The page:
Your Credit Score Made Easy – How It Works & Is Calculated

how credit scores workWe all know our credit score play an important role in our lives. Whether you are applying for a credit card, shopping for a home, or buying a new car, your credit score impacts whether a financial institution will give you the funds you are requesting. But understanding this three digit number isn’t always easy, especially since how they are calculated isn’t widely known.

To help you understand your credit score, including how it affects your ability to obtain new credit, here is an overview.

The Different Credit Scores
Some people are surprised to discover that you actually have more than one credit score. In most cases, when you think of your credit score, your mind goes to your FICO score as this is the one most frequently used in credit decisions. However, there are other scoring models, like the VantageScore, that can also be used.

Both FICO and VantageScore credit scores are three-digit numbers, but they use different scales and methods for completing the calculations. This means your score won’t be the same between the different models. The one thing they have in common is that the higher your score, the better your credit is considered to be.


 
How Credit Scores are Calculated
While the exact formulas involved are proprietary, shrouding the idiosyncrasies in a bit of mystery, the factors involved are known. In most cases, your credit score uses information like your payment history, the amount of credit available, the type of your current accounts, credit utilization, the average age of your open accounts, and the frequency at which you apply for new credit to determine the score.

Based on the weighted importance of the factors mentioned above, the credit bureau creates a score that they send to lenders who run your credit. It functions as a summary of your credit history and helps determine the amount of risk you pose to the lender.

In the case of FICO scores, your number will be somewhere between 300 and 850, with 300 representing the worst credit history possible and 850 being considered the pinnacle of excellent credit. Typically, anything above 720 is considered excellent by many lenders, making it fairly easy to secure new credit products.

Credit Scores, Risk, and Lending Decisions
Ultimately, financial institutions don’t want to provide funds to someone who isn’t likely to pay them back. Lower credit scores suggest you are a higher risk, or less likely to be able to repay the funds, than someone with a higher score.

When a lender assesses the risk, they first determine whether they are willing to open the account at all. In many situations, a financial institution has a minimum score that must be reached before they will go forward with considering providing the credit product. If you fall below that line, you typically will be turned down.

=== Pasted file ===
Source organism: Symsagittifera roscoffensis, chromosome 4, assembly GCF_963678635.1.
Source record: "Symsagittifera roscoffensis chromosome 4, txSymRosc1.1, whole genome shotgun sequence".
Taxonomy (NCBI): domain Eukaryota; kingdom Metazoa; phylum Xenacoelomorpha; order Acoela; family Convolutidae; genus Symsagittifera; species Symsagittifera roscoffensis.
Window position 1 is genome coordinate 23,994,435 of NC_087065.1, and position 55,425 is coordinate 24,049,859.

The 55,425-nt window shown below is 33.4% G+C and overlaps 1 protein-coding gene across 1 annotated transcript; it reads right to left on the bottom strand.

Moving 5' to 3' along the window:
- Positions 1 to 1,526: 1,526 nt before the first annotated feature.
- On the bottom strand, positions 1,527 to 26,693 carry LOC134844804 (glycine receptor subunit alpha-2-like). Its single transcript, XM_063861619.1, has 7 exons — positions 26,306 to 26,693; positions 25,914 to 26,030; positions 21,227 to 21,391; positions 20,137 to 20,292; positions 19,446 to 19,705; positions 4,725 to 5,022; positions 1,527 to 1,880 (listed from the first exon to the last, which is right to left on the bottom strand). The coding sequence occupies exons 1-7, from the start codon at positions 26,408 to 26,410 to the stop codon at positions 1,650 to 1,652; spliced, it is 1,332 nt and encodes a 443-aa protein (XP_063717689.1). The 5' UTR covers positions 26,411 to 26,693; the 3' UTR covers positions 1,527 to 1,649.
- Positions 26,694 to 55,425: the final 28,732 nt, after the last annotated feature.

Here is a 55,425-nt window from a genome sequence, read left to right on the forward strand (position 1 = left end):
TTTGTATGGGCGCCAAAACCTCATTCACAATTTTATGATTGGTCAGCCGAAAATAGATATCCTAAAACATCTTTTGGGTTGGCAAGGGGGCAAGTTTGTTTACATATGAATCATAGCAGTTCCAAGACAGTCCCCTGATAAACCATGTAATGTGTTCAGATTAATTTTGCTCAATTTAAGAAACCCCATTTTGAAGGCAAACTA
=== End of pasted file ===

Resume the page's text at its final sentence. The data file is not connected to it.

If your score meets the minimum requirements, then your score may determine other aspects of the produce you are offered. For example, a person with a lower credit score typically pays higher interest rates to compensate the lender for the increased risk. You may also be offered a lower credit line or be asked to provide collateral. People with higher scores get more favorable interest rates because there is a high likelihood the debts will be repaid, so the lender is assuming less risk by opening the account.

Credit Scores Change with Time
The most important thing to understand is that your credit score will change based on your actions. If you miss a payment on a loan or credit card, your score will decrease. If you reduce your credit utilization ratio, your score may go up.

By using credit responsibly, you can improve your score. So, make it a priority to pay any debts, limit your use of credit, and avoid opening unneeded accounts. Then, your good behavior can be rewarded with a higher score, making it easier to get the credit you need when it really counts.


 
Get Your Free Credit Report
If you are unsure of your credit score or are interested in reviewing your score, you can get a free report direct from one or 3 different agencies in Australia. Review options and how to get your free credit report via the OAIC.gov.au site.

Below are other great articles and resource in regards to credit.
Repairing Your Credit History When You Have Bad Credit
Understanding the New Credit Reporting Rules

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